Because of expected ice storm on Sunday January 9, only 8:30 worship will take place onsite.

August 27, 2020

A Pastoral Word. . .

Rev. Mark Adams

August 27, 2020
I don’t have any tattoos.  Scars yes---tattoos no.

And I confess, I cringe when I see that “ink” on a young person.  I think, “You are going to regret that one day.”

This week I came across a story about people who have done just that, they have regretted the tattoos they got in their foolish younger years.

The good news is a tattoo parlor in Kentucky is using ink to not only help with this problem, but to unite communities across the country by offering free appointments to anyone who wants to cover up their tattoos---specifically the ones that promote hate.

Tattoo artists Jeremiah Swift and Ryun King said they decided to offer this service as a way to take a stance amid the protests calling for an end to racial injustice.

King told CNN, “It’s definitely a long overdue change. Having anything hate related is completely unacceptable. A lot of people when they were younger just didn’t know any better and were left with mistakes on their bodies. We just want to make sure everybody has a chance to change.”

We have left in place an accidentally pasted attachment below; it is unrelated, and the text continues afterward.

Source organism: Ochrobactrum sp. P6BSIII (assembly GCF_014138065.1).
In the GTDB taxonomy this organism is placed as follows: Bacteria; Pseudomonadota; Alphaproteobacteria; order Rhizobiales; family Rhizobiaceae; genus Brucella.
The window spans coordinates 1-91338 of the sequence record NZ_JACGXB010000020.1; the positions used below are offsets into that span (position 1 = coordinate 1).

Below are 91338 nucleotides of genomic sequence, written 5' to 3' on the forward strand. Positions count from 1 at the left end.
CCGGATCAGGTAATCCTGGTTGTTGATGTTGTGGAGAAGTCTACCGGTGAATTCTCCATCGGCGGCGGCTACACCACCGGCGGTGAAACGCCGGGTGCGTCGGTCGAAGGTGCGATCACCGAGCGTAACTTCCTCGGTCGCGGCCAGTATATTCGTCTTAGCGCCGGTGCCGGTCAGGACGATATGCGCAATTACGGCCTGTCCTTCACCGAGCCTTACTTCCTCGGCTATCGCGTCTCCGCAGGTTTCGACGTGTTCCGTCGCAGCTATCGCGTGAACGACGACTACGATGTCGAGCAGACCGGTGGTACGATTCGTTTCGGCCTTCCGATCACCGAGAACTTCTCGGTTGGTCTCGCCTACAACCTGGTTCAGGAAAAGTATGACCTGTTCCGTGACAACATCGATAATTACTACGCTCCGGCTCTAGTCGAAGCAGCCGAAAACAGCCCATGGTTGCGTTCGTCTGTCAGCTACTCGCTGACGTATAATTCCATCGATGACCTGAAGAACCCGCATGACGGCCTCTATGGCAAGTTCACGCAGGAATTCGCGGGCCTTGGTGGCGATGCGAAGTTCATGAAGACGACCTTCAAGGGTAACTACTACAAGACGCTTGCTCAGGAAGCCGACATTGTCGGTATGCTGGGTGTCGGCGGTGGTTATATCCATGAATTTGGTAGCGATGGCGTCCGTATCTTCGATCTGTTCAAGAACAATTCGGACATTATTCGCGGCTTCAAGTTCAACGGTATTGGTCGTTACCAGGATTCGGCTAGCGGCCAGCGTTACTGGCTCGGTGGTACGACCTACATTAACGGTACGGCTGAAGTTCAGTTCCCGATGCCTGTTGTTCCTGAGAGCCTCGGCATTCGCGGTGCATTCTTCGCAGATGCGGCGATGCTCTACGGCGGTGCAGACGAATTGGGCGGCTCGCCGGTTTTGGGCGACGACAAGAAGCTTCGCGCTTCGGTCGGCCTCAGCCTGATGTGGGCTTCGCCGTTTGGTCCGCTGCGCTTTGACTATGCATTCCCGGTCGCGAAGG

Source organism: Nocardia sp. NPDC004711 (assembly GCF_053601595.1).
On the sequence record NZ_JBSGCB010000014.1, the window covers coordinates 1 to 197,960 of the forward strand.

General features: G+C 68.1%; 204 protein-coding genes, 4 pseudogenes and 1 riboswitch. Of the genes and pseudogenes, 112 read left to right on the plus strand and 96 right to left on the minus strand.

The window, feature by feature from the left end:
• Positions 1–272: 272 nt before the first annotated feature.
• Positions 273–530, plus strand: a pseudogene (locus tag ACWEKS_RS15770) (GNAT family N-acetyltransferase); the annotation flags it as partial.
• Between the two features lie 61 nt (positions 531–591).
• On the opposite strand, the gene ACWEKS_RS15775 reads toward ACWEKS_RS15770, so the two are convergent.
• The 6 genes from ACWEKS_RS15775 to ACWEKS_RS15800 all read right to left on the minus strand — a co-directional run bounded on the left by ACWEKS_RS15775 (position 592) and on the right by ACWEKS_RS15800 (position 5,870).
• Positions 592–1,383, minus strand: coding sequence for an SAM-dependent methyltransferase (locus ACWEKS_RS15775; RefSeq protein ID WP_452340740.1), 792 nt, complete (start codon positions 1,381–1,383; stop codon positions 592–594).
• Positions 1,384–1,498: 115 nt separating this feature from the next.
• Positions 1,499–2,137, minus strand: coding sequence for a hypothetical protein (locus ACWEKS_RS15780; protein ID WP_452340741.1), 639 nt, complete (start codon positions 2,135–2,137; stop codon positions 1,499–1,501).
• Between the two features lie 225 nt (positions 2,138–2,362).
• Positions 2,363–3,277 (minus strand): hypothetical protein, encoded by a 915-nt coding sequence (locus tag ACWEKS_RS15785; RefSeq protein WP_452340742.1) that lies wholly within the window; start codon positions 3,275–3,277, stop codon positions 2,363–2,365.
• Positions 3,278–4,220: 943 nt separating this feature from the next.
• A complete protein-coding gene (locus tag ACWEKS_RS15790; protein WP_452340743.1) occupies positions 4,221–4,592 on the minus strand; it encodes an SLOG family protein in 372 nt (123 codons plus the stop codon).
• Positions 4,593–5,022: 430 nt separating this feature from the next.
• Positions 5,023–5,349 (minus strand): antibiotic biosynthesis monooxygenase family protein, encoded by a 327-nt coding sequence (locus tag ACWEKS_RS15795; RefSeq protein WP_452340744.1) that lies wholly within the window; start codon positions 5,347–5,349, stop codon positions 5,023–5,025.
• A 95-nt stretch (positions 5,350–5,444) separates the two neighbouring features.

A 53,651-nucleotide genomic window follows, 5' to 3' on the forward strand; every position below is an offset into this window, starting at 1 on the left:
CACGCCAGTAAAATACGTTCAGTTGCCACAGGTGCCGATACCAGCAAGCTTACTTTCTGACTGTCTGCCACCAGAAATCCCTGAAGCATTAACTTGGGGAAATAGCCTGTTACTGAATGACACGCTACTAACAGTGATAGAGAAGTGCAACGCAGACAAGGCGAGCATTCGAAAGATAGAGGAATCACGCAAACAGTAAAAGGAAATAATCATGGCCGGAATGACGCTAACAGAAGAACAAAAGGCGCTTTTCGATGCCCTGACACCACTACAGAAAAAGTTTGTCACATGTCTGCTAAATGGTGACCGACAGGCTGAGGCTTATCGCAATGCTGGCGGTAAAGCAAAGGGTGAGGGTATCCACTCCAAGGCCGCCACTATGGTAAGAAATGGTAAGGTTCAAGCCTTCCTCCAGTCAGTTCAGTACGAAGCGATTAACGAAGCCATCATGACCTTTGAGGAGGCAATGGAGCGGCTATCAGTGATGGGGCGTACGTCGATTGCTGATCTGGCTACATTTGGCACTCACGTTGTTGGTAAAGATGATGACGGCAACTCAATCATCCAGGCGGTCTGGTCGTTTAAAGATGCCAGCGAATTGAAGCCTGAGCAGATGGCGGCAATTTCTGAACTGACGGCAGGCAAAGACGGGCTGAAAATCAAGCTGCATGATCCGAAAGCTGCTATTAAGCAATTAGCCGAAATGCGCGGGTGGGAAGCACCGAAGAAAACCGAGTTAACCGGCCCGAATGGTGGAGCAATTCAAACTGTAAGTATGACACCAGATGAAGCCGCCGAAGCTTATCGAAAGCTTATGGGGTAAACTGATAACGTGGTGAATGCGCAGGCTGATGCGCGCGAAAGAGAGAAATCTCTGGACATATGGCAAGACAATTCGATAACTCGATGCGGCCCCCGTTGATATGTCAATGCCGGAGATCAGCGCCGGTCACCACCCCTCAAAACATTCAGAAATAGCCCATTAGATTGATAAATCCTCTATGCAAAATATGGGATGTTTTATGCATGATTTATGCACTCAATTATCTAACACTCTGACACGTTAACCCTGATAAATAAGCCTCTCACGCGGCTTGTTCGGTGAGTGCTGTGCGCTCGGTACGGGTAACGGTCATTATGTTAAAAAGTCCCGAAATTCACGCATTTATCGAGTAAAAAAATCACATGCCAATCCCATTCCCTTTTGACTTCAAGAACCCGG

King’s first client was Jennifer Tucker, a 36-year-old mother of two who wanted to cover up a small Confederate flag she had tattooed on her ankle when she was 18 years old. The picture above is a before and after shot of her leg. Ms. Tucker said, “I went to a school where there wasn’t a single black person. Everyone in my school flew rebel flags and had rebel flag tattoos and I bandwagoned and got the tattoo. It was a horrible thing to do.”

After high school, Tucker became involved in various solidarity movements and peaceful protests aimed at uniting the community and fighting racial injustice against people of color. A friend of Tucker’s sent her the tattoo shops Facebook post, offering the free cover-ups, and she immediately messaged the shop asking for an appointment.

On Tuesday, after nearly 20 years of “looking down at the tattoo regretting it,” King covered up the flag with an illustration of a pickle. “It feels so amazing, it’s life changing. I knew I had to do it, to be an example for other people who were in the same position. There’s not a whole lot I can do, but this is something I can do to spread love, not hate.”

Of course, the message of the Gospel is that God does with our sins what these benevolent tattoo artists do with tattoos.

In Isaiah 43:25 God says, “I, even I, am He Who blots out your transgressions, for My own sake, and remembers your sins no more.”

Spread the word!

Keep the SON In Your Eyes!
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